1. Cold water
Ants hate cold water and this can help in getting rid of them around the roots. Sprinkling it on ants around the roots is fine. However, be care full not to overuse it since cold water below 60°F can stress your plants. Roots that are over-watered with cold water can damage plant cells which can lead to their death.
It is a good practice to use water between 65°F to 70°F for house plants. When getting rid of ants around the roots with cold water, try and use it in mall quantities but efficiently. Meaning that you can spray it on visible ant burrows to maximize the contact. If the ants are away from the roots, it is okay to use a good amount.
The use of cold water for plants is also encouraged on a hot sunny day since the soul is relatively warm. It will still get rid of ants on contact while the warm soil will stabilize the temperatures fast. Therefore, there will be less exposure of roots to the negative cold effects of water.
2. Diatomaceous earth
Diatomaceous earth can get rid of ants in soil because it absorbs moisture from the ground. It is a compound made from hard-shelled algae in fossil form. When placed near an ant nest, it dehydrates, suffocates, and forces the ants to move or die.
If not used with caution, Diatomaceous may be harmful to humans and pets. Therefore, be careful when using it for ants in houseplants. The amount used should be controlled to reduce the toxicity levels.
Pets can really have negative reactions if they inhale it. If possible keep the ant-infested ant away during treatment. Alternatively, use small amounts or simply keep your pets away from the plants.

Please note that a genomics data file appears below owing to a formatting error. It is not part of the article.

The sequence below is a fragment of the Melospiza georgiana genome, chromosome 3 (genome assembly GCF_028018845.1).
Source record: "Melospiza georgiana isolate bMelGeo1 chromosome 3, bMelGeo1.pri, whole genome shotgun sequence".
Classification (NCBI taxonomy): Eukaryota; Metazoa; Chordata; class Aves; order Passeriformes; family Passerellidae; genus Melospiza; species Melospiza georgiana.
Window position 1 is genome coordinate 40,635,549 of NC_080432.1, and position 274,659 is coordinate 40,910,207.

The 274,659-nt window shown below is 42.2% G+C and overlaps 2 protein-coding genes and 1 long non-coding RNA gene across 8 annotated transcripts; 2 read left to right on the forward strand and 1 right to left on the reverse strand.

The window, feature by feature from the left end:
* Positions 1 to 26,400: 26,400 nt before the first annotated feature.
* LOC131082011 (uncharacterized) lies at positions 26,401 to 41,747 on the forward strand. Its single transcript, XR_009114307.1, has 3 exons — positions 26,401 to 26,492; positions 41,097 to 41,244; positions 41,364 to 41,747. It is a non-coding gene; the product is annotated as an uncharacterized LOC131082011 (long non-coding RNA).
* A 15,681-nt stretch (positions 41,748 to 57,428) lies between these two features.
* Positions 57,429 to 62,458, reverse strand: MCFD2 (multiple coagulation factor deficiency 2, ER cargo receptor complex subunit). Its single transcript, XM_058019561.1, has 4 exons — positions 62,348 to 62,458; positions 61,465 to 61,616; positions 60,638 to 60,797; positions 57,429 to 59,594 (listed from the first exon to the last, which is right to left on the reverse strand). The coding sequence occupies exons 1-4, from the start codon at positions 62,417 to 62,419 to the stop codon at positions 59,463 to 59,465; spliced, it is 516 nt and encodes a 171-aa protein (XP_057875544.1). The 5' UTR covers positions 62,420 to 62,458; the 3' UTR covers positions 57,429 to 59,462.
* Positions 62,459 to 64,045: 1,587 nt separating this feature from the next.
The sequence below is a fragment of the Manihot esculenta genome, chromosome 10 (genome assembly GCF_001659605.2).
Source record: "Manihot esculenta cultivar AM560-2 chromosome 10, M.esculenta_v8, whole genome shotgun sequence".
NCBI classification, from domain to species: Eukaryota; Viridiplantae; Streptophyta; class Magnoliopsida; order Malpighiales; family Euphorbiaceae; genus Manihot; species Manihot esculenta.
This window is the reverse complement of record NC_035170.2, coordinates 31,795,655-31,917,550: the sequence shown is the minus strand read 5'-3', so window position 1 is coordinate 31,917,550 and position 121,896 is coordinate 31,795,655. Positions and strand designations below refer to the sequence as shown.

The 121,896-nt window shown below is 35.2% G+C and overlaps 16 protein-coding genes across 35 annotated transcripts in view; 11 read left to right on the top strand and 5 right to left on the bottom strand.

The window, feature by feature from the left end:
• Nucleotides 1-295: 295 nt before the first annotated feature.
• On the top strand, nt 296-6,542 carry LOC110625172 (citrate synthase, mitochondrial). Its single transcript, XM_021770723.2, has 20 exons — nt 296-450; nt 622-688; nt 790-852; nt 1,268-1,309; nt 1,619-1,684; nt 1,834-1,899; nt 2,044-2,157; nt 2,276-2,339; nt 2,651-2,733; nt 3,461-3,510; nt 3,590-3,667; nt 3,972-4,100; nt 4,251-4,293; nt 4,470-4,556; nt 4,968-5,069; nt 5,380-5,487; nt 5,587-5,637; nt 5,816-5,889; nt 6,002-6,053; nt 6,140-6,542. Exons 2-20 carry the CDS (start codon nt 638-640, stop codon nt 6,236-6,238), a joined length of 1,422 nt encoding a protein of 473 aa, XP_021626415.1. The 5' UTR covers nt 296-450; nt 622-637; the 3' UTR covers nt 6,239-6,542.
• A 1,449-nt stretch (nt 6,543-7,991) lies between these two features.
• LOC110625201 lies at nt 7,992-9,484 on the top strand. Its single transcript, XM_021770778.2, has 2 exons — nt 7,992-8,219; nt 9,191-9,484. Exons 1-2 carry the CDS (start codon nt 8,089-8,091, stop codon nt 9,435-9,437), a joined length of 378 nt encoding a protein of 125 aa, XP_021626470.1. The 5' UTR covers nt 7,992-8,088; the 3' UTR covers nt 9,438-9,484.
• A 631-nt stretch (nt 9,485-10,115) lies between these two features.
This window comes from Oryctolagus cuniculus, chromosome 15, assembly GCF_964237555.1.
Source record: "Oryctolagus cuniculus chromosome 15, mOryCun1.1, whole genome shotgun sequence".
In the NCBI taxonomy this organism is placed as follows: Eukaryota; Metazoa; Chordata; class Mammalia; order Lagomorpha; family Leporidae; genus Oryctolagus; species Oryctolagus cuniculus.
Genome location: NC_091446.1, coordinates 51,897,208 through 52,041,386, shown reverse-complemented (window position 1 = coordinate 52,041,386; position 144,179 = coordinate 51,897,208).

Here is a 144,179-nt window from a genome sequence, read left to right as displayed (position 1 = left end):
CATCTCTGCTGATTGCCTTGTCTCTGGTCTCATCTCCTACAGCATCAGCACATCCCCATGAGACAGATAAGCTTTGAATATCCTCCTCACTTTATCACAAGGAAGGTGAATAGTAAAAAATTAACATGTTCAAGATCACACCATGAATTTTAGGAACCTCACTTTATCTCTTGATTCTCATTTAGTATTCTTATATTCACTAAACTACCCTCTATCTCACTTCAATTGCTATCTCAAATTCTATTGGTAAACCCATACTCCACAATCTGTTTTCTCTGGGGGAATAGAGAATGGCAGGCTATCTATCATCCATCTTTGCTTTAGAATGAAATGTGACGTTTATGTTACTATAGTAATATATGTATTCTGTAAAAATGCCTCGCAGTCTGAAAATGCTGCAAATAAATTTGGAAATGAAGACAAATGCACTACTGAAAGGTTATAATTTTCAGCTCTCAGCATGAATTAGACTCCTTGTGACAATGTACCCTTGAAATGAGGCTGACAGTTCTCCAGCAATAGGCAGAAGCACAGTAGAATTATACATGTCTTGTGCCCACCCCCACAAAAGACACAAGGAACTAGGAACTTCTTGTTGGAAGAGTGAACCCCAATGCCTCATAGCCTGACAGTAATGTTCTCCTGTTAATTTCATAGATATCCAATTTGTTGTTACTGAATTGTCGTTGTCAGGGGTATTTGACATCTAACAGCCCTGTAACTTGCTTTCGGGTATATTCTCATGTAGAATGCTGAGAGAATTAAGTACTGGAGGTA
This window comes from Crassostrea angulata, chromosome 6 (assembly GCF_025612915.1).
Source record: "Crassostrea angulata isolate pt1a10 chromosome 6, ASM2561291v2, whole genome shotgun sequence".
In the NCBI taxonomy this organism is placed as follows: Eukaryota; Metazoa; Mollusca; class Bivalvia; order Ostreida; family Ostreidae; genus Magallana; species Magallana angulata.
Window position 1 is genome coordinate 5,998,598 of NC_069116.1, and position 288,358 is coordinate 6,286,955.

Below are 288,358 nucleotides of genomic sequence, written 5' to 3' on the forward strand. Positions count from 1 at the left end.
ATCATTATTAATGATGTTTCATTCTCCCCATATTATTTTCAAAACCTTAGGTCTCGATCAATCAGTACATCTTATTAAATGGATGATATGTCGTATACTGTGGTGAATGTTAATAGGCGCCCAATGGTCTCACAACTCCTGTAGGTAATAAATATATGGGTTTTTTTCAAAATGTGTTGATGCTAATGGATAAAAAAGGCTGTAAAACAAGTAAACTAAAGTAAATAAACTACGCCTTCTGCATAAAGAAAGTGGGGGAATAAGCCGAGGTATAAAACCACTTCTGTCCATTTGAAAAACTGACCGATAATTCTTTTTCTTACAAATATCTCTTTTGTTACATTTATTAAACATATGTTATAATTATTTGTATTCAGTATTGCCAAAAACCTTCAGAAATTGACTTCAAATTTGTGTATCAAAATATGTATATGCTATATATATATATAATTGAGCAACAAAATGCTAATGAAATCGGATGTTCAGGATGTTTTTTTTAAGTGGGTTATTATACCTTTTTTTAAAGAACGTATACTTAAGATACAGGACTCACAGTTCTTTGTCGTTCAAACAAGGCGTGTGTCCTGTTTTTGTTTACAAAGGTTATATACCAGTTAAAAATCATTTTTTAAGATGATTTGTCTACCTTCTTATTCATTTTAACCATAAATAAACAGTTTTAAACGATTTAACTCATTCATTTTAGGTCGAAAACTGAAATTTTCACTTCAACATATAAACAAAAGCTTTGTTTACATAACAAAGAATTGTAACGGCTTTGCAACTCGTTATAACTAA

The use of food-grade diatomaceous earth is only efficient if it remains dry when applied to the garden. When it rains, the solution has to be re-applied since it may be washed away. It could take a week to show results, but the impact lasts for long.
3. Introducing nematodes
Nematodes are effective in controlling an ant infestation around the roots yet they are not harmful to plants or humans. Introducing beneficial nematodes also offers a solution to getting rid of ants in plant roots while the plants remain healthy. They are applied by spraying them close to the plants and in the nests.
It takes 28 days for nematodes to kill ants since they need time to locate and work on them. However, this depends on the size of an infestation. The Steinernma Carpocapsae is one of the best natural solutions for ants and other tiny pests in the soil.
4. Orange peels
A simple homemade solution is using the orange peels spray which can keep ants from damaging your plants. Here is how to make an orange peel spray that is safe to use on plants: